If there is a more alluring and visually striking film than Under the Skin to come out this year, I want to see it immediately (and then probably disagree). Jonathan Glazer’s nine-year return to feature filmmaking is a strange mix of science fiction and horror, though it doesn’t really try hard to be either. Instead, it simplifies everything (almost radical for modern sci-fi), taking out most of a conventional plot for mood and visual poetry. The film never gives us any direct explanation of who our alien protagonist is and why she is on her mission, but these answers probably aren’t that important. Scarlett Johansson’s unnamed visitor, who roams through the misty Scottish cities looking to trap men to steal their essence, is both otherworldly and human, frightening and sympathetic. Even though there isn’t a lot of plot for her to deliver, it is one of the most challenging performances of the year so far and one of her best. Add in one of the most interesting productions ever, an unforgettable score, and a repeated haunting scene featuring total blackness, and Under the Skin is creeping in on special distinction. [Aaron]

Under The Skin Review | Watch Trailer

#3 – Nymphomaniac (Vol 1+2)

Nymphomaniac movie

Lars Von Trier, you lunatic. Much has been said about Von Trier’s latest opus, starting with its various lengths, versions, and parts. The bottom line on that is that the original 5 and a half hour uncut full version has yet to see a theatrical light of day anywhere, the film was split into two volumes for easier distribution, and both volumes were censored and cut down into two 2-hour-long parts. An uncut Vol.1 premiered at the Berlinale, and an uncut Vol.2 will premiere at TIFF later this year, but consider this entry as the full, censored & stripped-down version of Nymphomaniac that’s seen public release. There should be colossal quotations marks around stripped down, of course, since even a censored and cut Von Trier manages to protrude, probe, and puncture all kinds of safety nets to make – in my opinion – the greatest film in 2014 released so far. What makes Nymphomaniac one of Von Trier’s greatest accomplishments and something of a crowning achievement for his career thus far, is that the film manages to be his funniest, most entertaining, deeply felt, super-intellectual, and most vulnerable to date. Through the character of Joe (Charlotte Gainsbourg), Von Trier gets to criticize humanity’s hypocritical ethics and morals, and through Seligman (Stellan Skarsgaard) he gets to make the most wonderful digressions about the art of fly-fishing and Edgar Allan Poe, among other things. Nymphomaniac is also a film about storytelling, individual freedom, identity, sanctity of faith, and sex. Lots and lots of sex. It’s something of a miracle, then, that it’s one of the most tasteful and thought-provoking films of the past few years. [Nik]
Nymphomaniac Review | Watch Trailer

#2 – The Grand Budapest Hotel

The Grand Budapest Hotel movie

Never has Wes Anderson worked with such precision, elegance, and style as he does in The Grand Budapest Hotel. Brimming with delectable fancies, the tale of hotel concierge M. Gustave (Ralph Fiennes) and his misadventures with his loyal lobby boy Zero (newcomer Tony Revolori) is one of Anderson’s best, transforming from murder mystery to heist film seamlessly all while telling a charming story of friendship throughout. Fiennes gives one of the deftest performances of his career, bringing M. Gustave to life while upholding the character’s rigid formality. The period setting of the remote, 1930s European resort plays to Anderson’s strengths, fitting his colorful visual style like a glove and making the film a wonder to behold. It’s hard to think of a moviemaker more technically sound, and The Grand Budapest Hotel is quite possibly the finest demonstration of his skills. [Bernard]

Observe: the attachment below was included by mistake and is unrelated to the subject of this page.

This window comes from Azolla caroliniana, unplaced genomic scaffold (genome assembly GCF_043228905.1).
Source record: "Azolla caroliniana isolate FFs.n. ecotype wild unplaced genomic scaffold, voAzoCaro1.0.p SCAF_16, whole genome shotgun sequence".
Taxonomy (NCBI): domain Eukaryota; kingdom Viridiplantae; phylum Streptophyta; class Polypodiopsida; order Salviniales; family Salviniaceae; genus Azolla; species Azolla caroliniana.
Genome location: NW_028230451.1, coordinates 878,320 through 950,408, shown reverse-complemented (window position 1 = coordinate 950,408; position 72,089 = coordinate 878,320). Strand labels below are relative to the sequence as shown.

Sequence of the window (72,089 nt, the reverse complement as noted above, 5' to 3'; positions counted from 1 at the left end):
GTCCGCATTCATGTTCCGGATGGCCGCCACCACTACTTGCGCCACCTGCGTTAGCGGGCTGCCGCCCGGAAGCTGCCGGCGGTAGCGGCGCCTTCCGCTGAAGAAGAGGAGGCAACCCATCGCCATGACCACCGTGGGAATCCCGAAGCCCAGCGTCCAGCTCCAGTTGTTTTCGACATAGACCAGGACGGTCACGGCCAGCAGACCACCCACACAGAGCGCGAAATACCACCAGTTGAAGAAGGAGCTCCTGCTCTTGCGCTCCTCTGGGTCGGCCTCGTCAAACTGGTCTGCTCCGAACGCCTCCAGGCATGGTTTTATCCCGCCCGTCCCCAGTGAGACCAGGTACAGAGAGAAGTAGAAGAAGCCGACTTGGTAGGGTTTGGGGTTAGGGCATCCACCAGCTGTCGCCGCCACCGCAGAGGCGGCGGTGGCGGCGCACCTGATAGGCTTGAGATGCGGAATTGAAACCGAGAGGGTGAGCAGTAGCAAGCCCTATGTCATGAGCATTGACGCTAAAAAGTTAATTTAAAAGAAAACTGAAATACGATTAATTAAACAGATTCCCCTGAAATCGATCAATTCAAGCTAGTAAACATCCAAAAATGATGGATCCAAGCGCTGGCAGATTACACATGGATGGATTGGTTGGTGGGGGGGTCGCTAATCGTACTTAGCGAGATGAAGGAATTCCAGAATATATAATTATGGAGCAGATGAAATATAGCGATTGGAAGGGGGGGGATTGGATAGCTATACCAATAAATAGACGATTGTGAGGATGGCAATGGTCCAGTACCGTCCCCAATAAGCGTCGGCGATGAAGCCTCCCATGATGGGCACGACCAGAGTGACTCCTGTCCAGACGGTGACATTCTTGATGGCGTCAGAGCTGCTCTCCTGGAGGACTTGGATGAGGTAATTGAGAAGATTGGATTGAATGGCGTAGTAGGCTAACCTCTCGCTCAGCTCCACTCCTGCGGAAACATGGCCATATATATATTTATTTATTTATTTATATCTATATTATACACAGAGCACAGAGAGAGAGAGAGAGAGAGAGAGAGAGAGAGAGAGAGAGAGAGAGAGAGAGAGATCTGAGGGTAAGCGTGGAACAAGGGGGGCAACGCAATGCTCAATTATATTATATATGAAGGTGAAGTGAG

The Grand Budapest Hotel Review | Watch Trailer

#1 – The LEGO Movie

The LEGO Movie

If you’ve seen The Lego Movie, you probably aren’t judging us right now quite so harshly as our indie-devoted followers are, because you are in on it. We know guys, we know. Our #1 of the year so far is an animated so-called children’s movie starring a toy brand. Which just proves great movies can come out of anywhere.

Directing-writing duo Phil Lord and Christopher Miller have written a script that jumps the adult-child barrier possibly better than any family film ever has. Employing major voice talent throughout, the film features the voice of Chris Pratt as Emmet, a construction worker Lego who wholeheartedly embraces the Lego drone lifestyle, being the best version of the limited self he can be. When he finds a strange red block that attaches itself to him in a construction zone one day, badass chick Wildstyle (voiced in sultry tones by Elizabeth Banks) declares him the prophesied ‘Special’, the Lego hero who will save them all from Lord Business (Will Ferrell, of course) and encourage creativity in the Lego world. Emmet accepts the title, hoping to get in with Wildstyle, and the two, along with Batman (Will Arnett), Unikitty (Alison Brie), Spaceman Benny (Charlie Day), and the Gandalf/God-like Vitruvius (Morgan Freeman), embark on an epic journey to save the people of their world. The film is sharply hilarious and perfectly poignant. Opting for a refreshing think for yourself message and positing that being oneself is better than hoping for ‘specialness’, The Lego Movie throws the usual themes of uniquely qualified heroes down the drain. Adding to the impressive story and non-stop laughs is a film that looks truly innovative. Bright and colorful, the film looks like a stop-animated film made from real Lego materials, the details are simply astounding.

When a film gets all the elements right, it doesn’t matter if it was made for 4-year-olds or 40-year-olds, it’s just damn good. [Ananda]